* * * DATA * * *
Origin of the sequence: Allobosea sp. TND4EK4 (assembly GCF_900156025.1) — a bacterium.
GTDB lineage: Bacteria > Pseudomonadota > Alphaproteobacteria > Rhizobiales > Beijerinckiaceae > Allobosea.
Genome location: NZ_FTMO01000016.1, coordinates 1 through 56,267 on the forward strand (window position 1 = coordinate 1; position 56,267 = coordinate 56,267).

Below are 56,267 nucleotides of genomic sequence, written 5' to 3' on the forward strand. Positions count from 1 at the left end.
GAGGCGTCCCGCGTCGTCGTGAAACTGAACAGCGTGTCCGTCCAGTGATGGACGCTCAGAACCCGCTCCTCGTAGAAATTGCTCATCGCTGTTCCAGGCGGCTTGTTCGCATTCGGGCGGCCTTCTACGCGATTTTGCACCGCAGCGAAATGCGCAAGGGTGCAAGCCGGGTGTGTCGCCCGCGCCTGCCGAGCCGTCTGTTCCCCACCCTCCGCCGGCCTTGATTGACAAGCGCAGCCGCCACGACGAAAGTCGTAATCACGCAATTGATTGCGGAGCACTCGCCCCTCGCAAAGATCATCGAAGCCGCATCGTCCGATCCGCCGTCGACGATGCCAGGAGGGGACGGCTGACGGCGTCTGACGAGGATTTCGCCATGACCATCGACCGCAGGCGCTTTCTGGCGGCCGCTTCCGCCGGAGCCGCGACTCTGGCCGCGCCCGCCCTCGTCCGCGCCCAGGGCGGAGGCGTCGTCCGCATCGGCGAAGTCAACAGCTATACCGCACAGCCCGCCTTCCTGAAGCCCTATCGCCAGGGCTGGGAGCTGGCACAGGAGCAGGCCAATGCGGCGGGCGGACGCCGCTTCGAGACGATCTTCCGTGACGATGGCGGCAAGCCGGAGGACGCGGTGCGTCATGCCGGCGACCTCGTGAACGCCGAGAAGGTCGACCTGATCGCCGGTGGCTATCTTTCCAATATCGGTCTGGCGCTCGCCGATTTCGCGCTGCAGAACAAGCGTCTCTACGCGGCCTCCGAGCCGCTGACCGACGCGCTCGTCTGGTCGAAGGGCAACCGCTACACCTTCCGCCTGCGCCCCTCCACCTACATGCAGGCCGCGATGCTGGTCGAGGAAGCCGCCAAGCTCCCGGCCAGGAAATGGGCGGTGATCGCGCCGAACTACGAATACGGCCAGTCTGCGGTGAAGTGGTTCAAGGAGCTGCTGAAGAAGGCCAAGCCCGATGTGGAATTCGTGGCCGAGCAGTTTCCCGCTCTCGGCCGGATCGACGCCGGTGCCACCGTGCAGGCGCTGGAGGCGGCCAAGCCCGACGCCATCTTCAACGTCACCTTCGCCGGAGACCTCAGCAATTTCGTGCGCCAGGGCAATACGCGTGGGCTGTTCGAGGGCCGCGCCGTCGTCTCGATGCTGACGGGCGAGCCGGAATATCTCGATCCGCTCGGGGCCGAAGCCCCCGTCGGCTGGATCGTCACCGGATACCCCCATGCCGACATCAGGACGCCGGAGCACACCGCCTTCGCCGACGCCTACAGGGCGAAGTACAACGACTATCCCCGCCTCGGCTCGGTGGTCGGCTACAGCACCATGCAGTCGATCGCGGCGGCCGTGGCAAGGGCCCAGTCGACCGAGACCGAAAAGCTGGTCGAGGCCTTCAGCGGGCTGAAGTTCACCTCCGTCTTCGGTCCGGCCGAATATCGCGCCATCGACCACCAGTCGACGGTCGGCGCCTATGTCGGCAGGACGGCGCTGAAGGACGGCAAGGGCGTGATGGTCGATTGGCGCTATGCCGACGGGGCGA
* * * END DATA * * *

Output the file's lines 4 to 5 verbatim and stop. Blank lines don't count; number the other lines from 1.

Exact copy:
Below are 56,267 nucleotides of genomic sequence, written 5' to 3' on the forward strand. Positions count from 1 at the left end.
GAGGCGTCCCGCGTCGTCGTGAAACTGAACAGCGTGTCCGTCCAGTGATGGACGCTCAGAACCCGCTCCTCGTAGAAATTGCTCATCGCTGTTCCAGGCGGCTTGTTCGCATTCGGGCGGCCTTCTACGCGATTTTGCACCGCAGCGAAATGCGCAAGGGTGCAAGCCGGGTGTGTCGCCCGCGCCTGCCGAGCCGTCTGTTCCCCACCCTCCGCCGGCCTTGATTGACAAGCGCAGCCGCCACGACGAAAGTCGTAATCACGCAATTGATTGCGGAGCACTCGCCCCTCGCAAAGATCATCGAAGCCGCATCGTCCGATCCGCCGTCGACGATGCCAGGAGGGGACGGCTGACGGCGTCTGACGAGGATTTCGCCATGACCATCGACCGCAGGCGCTTTCTGGCGGCCGCTTCCGCCGGAGCCGCGACTCTGGCCGCGCCCGCCCTCGTCCGCGCCCAGGGCGGAGGCGTCGTCCGCATCGGCGAAGTCAACAGCTATACCGCACAGCCCGCCTTCCTGAAGCCCTATCGCCAGGGCTGGGAGCTGGCACAGGAGCAGGCCAATGCGGCGGGCGGACGCCGCTTCGAGACGATCTTCCGTGACGATGGCGGCAAGCCGGAGGACGCGGTGCGTCATGCCGGCGACCTCGTGAACGCCGAGAAGGTCGACCTGATCGCCGGTGGCTATCTTTCCAATATCGGTCTGGCGCTCGCCGATTTCGCGCTGCAGAACAAGCGTCTCTACGCGGCCTCCGAGCCGCTGACCGACGCGCTCGTCTGGTCGAAGGGCAACCGCTACACCTTCCGCCTGCGCCCCTCCACCTACATGCAGGCCGCGATGCTGGTCGAGGAAGCCGCCAAGCTCCCGGCCAGGAAATGGGCGGTGATCGCGCCGAACTACGAATACGGCCAGTCTGCGGTGAAGTGGTTCAAGGAGCTGCTGAAGAAGGCCAAGCCCGATGTGGAATTCGTGGCCGAGCAGTTTCCCGCTCTCGGCCGGATCGACGCCGGTGCCACCGTGCAGGCGCTGGAGGCGGCCAAGCCCGACGCCATCTTCAACGTCACCTTCGCCGGAGACCTCAGCAATTTCGTGCGCCAGGGCAATACGCGTGGGCTGTTCGAGGGCCGCGCCGTCGTCTCGATGCTGACGGGCGAGCCGGAATATCTCGATCCGCTCGGGGCCGAAGCCCCCGTCGGCTGGATCGTCACCGGATACCCCCATGCCGACATCAGGACGCCGGAGCACACCGCCTTCGCCGACGCCTACAGGGCGAAGTACAACGACTATCCCCGCCTCGGCTCGGTGGTCGGCTACAGCACCATGCAGTCGATCGCGGCGGCCGTGGCAAGGGCCCAGTCGACCGAGACCGAAAAGCTGGTCGAGGCCTTCAGCGGGCTGAAGTTCACCTCCGTCTTCGGTCCGGCCGAATATCGCGCCATCGACCACCAGTCGACGGTCGGCGCCTATGTCGGCAGGACGGCGCTGAAGGACGGCAAGGGCGTGATGGTCGATTGGCGCTATGCCGACGGGGCGA